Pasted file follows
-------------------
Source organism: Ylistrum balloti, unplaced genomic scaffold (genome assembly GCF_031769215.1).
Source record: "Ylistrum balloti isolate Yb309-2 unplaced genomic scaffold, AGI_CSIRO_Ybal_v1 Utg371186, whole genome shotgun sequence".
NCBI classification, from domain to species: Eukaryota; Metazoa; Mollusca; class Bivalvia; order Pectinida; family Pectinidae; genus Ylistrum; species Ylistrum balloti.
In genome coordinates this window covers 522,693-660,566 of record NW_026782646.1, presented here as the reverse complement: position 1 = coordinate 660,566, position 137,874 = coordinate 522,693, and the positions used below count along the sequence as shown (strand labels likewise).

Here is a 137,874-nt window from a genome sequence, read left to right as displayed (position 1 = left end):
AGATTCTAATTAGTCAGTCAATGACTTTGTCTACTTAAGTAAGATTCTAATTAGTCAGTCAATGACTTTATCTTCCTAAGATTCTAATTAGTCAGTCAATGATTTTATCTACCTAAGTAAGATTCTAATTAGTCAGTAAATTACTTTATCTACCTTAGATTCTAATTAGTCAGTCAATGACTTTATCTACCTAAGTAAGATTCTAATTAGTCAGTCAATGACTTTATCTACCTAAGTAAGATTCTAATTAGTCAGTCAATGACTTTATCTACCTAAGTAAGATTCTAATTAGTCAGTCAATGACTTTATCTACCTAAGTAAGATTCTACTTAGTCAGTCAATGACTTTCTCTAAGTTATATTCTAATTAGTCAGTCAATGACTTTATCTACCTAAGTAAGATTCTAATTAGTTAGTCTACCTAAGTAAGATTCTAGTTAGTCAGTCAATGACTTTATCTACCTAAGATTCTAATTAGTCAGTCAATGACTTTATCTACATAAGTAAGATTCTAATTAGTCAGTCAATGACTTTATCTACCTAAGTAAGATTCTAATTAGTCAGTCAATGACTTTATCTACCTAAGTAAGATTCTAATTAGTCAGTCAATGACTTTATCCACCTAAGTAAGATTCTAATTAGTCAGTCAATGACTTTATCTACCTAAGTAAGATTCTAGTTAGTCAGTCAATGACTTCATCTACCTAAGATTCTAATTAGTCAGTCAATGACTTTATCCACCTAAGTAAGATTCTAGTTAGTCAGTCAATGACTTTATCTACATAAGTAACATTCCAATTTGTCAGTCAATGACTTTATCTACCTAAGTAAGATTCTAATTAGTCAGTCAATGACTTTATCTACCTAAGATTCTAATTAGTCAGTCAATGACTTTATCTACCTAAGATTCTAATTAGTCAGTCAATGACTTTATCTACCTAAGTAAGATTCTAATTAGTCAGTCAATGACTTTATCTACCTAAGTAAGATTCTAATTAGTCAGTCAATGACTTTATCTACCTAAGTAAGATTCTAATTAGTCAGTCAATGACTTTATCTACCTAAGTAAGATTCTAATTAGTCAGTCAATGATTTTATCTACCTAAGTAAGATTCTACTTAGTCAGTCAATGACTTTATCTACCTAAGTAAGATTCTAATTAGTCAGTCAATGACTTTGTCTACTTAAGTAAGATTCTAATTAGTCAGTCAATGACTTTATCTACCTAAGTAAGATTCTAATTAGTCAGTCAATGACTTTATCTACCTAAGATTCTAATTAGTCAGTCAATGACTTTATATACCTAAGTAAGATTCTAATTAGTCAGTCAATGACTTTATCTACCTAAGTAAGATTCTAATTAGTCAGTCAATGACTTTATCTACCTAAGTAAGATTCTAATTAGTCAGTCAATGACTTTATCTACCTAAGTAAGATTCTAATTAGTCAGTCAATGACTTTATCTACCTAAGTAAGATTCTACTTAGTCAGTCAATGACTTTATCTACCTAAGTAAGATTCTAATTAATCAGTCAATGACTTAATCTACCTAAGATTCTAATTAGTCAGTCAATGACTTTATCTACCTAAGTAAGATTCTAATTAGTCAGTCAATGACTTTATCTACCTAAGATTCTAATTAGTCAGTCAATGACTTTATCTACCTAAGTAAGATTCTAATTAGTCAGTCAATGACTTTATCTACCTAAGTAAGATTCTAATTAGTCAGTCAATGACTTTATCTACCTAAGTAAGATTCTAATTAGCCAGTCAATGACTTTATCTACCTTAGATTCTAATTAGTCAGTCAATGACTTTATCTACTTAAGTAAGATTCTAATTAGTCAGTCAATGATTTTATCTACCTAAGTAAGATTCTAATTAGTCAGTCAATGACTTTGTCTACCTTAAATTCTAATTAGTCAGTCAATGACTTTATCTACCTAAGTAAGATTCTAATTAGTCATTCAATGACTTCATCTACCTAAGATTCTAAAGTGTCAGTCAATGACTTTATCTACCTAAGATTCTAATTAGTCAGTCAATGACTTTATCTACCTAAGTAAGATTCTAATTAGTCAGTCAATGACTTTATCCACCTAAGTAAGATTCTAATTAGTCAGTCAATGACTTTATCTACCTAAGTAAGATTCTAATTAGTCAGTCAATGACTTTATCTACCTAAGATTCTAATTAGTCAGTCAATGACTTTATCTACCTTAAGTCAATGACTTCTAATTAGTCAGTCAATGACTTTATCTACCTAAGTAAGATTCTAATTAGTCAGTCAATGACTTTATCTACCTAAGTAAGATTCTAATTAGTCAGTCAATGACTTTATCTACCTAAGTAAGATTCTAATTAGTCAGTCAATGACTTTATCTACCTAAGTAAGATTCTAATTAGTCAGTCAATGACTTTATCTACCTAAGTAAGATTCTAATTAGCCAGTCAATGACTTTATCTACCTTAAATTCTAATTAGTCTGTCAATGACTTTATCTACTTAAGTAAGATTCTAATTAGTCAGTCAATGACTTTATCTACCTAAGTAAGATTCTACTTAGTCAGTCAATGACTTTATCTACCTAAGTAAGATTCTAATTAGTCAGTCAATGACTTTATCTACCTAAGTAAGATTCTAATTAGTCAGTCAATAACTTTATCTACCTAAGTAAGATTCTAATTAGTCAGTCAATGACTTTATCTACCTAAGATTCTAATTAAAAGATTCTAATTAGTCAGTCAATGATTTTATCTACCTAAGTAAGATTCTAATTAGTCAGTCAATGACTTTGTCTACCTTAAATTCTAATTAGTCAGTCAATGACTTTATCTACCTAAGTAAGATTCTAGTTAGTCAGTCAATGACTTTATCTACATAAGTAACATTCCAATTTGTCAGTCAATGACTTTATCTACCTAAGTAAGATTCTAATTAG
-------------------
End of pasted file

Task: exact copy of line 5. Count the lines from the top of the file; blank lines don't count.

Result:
Here is a 137,874-nt window from a genome sequence, read left to right as displayed (position 1 = left end):